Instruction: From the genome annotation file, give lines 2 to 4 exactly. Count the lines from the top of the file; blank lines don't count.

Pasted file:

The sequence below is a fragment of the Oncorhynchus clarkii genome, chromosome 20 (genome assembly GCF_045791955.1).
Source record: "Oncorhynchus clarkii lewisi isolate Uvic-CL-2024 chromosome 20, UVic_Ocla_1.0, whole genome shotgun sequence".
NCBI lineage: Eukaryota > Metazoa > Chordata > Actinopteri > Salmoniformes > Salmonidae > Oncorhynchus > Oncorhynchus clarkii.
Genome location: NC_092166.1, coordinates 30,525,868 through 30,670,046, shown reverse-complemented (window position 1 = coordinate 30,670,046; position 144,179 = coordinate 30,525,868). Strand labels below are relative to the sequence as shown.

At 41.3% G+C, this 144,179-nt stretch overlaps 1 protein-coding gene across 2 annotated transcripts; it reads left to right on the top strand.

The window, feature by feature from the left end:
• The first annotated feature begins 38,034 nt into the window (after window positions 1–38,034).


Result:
Source record: "Oncorhynchus clarkii lewisi isolate Uvic-CL-2024 chromosome 20, UVic_Ocla_1.0, whole genome shotgun sequence".
NCBI lineage: Eukaryota > Metazoa > Chordata > Actinopteri > Salmoniformes > Salmonidae > Oncorhynchus > Oncorhynchus clarkii.
Genome location: NC_092166.1, coordinates 30,525,868 through 30,670,046, shown reverse-complemented (window position 1 = coordinate 30,670,046; position 144,179 = coordinate 30,525,868). Strand labels below are relative to the sequence as shown.